ALBANY,N.Y.— Gov. Andrew Cuomo ordered state agencies Thursday to translate documents and provide interpreters in six languages for immigrants seeking public services.
The $1.5 million effort covered by state and federal funds will also provide the translations to illegal immigrants, depending on what services they seek, Cuomo said. Immigrants won’t be asked about their federal immigration status.
The project will translate documents and websites from agencies including social services and motor vehicles into Spanish, Chinese, Italian, Russian, French and French Creole. The group New York Lawyers for the Public Interest estimates 2.5 million immigrants inNew Yorkrequire help understanding English. The new initiative includes state workers as translators and translators from a hired service.
Cuomo said state government for too long made immigrants responsible for learning enough English to apply for public services.
“It’s government’s responsibility to figure out how to communicate with the person,” Cuomo said.
“This is the problem with government today,” said state Conservative Party Chairman Michael Long. “We try to do everything for everybody. When immigrants came here at one time, they focused on learning English as fast as possible so they could assimilate into the American culture.
“This is only enabling people to not try to assimilate because the government will take care of them, which is only increasing the cost of government,” Long said.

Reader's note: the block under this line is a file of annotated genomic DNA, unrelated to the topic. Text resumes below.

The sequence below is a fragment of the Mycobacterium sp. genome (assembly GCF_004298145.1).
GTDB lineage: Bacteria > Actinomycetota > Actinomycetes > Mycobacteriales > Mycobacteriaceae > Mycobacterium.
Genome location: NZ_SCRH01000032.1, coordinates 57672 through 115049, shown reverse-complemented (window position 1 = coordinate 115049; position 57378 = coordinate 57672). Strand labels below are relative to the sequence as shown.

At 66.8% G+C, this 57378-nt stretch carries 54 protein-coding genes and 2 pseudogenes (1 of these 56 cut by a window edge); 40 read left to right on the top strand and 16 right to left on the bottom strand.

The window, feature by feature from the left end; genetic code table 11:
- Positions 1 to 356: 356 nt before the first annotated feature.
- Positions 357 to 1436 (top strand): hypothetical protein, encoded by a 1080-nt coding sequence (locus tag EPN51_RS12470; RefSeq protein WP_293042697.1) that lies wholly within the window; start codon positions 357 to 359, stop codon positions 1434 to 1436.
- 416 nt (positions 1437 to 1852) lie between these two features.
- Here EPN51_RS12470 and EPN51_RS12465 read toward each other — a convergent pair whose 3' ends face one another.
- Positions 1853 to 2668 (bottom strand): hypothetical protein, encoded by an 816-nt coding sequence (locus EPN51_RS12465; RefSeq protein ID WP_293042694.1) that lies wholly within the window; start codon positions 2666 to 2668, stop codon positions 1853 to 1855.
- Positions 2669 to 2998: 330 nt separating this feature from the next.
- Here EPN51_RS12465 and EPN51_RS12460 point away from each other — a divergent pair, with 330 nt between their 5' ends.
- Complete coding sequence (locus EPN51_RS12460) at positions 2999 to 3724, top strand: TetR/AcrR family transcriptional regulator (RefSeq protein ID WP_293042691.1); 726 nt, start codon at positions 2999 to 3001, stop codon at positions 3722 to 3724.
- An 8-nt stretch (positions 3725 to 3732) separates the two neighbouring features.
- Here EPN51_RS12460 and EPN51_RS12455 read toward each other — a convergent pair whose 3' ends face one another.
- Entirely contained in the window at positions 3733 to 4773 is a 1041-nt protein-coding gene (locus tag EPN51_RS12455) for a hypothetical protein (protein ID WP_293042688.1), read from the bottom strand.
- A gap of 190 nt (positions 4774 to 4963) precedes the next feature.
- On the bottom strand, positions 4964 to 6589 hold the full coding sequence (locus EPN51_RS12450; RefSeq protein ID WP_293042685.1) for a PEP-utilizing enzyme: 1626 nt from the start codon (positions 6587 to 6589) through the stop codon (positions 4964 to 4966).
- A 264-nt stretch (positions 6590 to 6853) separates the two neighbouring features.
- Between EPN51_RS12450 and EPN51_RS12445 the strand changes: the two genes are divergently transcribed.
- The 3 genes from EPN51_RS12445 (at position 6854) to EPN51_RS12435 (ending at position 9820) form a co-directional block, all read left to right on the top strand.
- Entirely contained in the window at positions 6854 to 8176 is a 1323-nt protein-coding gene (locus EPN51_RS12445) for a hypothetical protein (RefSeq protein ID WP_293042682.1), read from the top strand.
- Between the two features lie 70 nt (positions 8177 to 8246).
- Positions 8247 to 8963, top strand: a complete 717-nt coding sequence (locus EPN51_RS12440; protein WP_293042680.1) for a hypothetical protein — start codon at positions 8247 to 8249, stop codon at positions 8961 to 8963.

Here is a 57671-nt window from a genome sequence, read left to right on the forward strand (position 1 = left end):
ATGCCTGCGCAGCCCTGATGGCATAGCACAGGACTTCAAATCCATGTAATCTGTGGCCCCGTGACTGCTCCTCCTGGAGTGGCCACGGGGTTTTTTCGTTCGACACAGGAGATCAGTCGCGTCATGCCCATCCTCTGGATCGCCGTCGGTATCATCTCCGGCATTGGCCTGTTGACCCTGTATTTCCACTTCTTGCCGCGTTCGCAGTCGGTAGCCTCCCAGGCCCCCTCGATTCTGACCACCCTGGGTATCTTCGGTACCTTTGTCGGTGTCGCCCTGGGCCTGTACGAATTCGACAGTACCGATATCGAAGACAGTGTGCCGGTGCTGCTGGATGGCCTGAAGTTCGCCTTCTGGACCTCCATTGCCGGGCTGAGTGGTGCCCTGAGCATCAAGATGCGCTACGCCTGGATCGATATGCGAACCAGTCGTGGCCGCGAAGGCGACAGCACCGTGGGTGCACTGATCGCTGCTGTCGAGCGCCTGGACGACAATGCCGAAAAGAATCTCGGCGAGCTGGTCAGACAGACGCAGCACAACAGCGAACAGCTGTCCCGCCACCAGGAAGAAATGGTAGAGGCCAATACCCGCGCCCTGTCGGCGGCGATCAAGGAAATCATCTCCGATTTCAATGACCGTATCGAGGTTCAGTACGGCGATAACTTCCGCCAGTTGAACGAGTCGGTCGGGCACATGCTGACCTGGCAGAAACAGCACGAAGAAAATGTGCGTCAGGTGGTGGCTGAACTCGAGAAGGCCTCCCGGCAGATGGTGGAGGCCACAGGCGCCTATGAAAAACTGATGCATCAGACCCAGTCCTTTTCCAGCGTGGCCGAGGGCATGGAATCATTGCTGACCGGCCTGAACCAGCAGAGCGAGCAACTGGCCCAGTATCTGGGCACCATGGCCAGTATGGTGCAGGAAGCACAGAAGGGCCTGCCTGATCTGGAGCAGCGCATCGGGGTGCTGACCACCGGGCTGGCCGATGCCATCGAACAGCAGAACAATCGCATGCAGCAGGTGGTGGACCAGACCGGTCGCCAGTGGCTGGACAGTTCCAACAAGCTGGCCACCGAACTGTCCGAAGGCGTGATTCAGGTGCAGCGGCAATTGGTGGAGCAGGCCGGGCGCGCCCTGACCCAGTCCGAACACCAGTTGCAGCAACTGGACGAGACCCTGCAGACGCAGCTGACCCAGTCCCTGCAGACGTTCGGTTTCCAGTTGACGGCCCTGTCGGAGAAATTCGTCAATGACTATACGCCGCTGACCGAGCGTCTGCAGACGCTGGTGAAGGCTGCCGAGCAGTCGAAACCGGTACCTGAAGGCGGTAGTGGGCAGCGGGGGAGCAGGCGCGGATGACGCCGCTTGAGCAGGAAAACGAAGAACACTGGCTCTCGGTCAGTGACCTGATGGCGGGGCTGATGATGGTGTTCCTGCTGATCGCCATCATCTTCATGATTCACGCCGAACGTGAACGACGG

Alabama recently enacted laws that require police to act if they suspect someone of being an illegal immigrant, businesses to check the legal status of workers and schools to report the immigration status of students. Supporters said the measures were prompted by lack of enforcement of laws against illegal immigration.
Cuomo said the “New York experience” is different.
“Most of us are immigrants that made this state the greatest state in the country, we’re proud of it,” Cuomo said, opening his news conference in Italian. “We invite people here … so to the extent we can expedite and facilitate communication among our family members, that’s exactly what we’re going to do.”
Secretary of State Cesar Perales said children of immigrants have often had to act as interpreters, relaying to officials why their mothers need government help to feed their families. He called it “one of the greatest indignities” he ever saw.
Some Republican senators had complained in 2009 that a measure to translate ballots into Russian was a Democratic attempt to register more Democrats amongNew York City’s growing Russian population. Spanish-speaking New Yorkers, those from Puerto Rico as well as immigrants, have usually provided a strong Democratic vote in New York.
There was no immediate comment from the current Republican majority in the Senate.
The Legislature, led by Latino lawmakers, had pushed several times for the translations, but the bills were rejected by previous governors as too expensive.
The Cuomo administration says the $1.5 million interpreter contract using current employees would have to be extended in the 2012-13 budget due in April. The service provides a way for state agencies to translate applications and documents and to contact state workers who are interpreters in various languages.
Cuomo said the money can be found in the state’s $137 billion budget, even with a projected $2 billion deficit.
“New York state government simply cannot do its job if it cannot communicate with millions of New Yorkers who need to report crimes, or seek vital services,” said Javier Valdes, deputy director of Make the Road New York, an immigrants’ advocacy group.
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